Bailey McCann, Opalesque New York:
Short-term CTA strategies are somewhat new, having only really caught on within the last five years, but can they survive the market? Many of the institutional asset flows favor bigger, slower, longer-term CTAs, putting a pinch on these emergent funds. Participants in our recent Opalesque Managed Futures Roundtable note that there are more differences between short and long term CTAs, however, than just time horizon.
2009 was a banner year for short-term CTAs, spurred by improvements in electronic trading technology and positive market conditions. The returns from short-term CTAs drew significant investor inflows through the first quarter of 2009, according to roundtable participants. But after 2009, the market changed, making it much more difficult for short-term CTAs and raising questions about the staying power of the approach.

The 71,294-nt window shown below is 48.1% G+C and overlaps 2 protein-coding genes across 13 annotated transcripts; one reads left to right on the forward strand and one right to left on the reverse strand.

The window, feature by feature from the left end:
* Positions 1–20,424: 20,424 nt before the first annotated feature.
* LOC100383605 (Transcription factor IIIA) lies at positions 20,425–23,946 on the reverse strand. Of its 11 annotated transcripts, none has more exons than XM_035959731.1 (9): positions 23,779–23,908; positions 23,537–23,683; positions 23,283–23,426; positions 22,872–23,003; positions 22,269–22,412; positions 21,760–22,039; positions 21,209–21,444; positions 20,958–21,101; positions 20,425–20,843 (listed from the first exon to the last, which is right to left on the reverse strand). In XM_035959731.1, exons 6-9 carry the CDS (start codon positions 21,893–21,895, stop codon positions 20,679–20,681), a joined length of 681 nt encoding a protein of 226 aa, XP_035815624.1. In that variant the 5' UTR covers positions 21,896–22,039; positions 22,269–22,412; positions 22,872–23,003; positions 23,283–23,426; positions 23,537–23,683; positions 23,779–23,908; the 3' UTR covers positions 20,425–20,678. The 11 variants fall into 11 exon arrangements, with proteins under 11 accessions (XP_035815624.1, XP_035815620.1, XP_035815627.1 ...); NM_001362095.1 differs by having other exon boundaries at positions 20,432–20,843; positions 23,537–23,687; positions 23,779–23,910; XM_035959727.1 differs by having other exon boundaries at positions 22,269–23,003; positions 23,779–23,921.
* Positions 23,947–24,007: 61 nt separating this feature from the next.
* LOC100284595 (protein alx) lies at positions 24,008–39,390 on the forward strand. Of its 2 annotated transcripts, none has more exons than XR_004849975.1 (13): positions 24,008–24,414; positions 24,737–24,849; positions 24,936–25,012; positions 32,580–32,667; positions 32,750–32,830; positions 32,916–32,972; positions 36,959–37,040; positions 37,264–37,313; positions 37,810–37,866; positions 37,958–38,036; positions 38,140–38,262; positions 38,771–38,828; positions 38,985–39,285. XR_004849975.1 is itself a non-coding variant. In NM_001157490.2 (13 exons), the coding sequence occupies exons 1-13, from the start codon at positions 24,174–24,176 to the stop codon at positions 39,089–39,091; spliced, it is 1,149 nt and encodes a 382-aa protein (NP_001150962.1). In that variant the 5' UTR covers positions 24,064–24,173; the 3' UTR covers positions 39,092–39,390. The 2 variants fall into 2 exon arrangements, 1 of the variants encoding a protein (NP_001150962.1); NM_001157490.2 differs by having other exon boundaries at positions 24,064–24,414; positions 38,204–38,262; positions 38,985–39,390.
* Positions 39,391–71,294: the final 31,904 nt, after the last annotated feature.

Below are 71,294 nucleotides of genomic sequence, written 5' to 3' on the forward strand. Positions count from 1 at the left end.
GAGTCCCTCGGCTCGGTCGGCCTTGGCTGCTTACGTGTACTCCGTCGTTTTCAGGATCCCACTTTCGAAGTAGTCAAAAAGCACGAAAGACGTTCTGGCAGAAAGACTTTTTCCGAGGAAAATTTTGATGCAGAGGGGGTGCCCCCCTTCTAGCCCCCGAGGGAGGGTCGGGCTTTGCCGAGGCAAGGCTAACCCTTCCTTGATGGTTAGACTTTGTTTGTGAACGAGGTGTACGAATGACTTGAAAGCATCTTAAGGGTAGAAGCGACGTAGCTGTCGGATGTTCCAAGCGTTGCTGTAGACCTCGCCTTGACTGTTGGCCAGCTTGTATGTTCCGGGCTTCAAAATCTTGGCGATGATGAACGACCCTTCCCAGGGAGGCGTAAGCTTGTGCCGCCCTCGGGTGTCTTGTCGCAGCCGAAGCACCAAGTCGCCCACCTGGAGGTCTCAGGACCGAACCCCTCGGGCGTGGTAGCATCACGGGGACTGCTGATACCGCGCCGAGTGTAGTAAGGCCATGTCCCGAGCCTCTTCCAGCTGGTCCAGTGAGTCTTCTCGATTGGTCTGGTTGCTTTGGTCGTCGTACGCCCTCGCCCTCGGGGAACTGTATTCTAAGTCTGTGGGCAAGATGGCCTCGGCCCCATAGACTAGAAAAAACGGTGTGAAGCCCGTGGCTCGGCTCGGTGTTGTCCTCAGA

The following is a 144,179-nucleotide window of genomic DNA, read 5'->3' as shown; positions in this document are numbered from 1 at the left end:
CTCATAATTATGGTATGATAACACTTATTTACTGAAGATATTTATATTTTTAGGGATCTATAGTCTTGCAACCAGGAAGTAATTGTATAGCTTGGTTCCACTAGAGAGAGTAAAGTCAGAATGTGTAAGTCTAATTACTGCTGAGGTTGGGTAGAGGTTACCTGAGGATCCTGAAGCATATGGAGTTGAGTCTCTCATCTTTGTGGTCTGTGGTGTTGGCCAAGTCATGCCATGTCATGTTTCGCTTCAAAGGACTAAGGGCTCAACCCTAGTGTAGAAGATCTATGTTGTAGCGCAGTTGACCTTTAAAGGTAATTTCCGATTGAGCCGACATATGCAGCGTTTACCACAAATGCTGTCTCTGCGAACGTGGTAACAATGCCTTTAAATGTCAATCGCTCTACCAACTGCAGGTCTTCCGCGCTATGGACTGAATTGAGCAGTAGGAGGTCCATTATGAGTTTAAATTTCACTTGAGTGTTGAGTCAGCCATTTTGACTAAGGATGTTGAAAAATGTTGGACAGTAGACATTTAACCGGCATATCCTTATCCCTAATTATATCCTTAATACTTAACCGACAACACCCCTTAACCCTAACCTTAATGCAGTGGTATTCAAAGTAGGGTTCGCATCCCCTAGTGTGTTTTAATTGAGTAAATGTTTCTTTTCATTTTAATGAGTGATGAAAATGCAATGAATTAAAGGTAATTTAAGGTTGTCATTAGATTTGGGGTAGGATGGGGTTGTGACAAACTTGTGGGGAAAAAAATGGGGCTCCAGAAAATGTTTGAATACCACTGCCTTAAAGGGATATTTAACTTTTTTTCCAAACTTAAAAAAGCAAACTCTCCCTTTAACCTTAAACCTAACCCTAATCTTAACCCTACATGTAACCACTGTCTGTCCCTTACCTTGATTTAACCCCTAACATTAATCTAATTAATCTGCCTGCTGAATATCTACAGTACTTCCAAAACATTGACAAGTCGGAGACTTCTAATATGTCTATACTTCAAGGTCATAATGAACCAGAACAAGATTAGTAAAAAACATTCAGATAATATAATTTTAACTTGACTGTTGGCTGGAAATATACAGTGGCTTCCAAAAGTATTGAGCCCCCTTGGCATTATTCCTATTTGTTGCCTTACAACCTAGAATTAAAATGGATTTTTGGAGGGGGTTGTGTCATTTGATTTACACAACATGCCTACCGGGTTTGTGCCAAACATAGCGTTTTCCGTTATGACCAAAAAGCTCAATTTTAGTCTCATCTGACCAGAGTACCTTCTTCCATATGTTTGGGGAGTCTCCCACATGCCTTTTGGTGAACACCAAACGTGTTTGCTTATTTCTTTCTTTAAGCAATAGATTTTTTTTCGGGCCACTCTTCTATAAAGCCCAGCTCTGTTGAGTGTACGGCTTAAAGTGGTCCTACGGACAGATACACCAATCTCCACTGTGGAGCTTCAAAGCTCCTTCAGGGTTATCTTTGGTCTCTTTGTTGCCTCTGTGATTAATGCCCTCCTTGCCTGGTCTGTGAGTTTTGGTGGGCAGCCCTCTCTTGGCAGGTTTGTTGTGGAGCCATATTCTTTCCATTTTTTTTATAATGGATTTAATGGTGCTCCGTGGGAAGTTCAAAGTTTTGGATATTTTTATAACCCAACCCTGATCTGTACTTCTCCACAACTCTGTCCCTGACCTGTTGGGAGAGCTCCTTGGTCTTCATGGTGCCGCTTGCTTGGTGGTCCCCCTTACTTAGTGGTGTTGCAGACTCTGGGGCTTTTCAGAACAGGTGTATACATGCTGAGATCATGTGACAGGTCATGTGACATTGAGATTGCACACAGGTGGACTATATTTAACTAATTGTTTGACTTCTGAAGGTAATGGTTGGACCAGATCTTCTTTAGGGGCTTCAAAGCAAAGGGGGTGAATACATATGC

"The short answer is that they did not perform very well for three years, and the assets
followed suit, exiting those strategies," explains Grant Jaffarian, of Efficient Capital Management. While assets are still coming into short-term CTAs, they are arriving at a decreased rate and the spread between short and long term CTAs has widened. As a result, it can be more difficult for smaller short-term CTAs to last and attract assets. As Opalesque ......................
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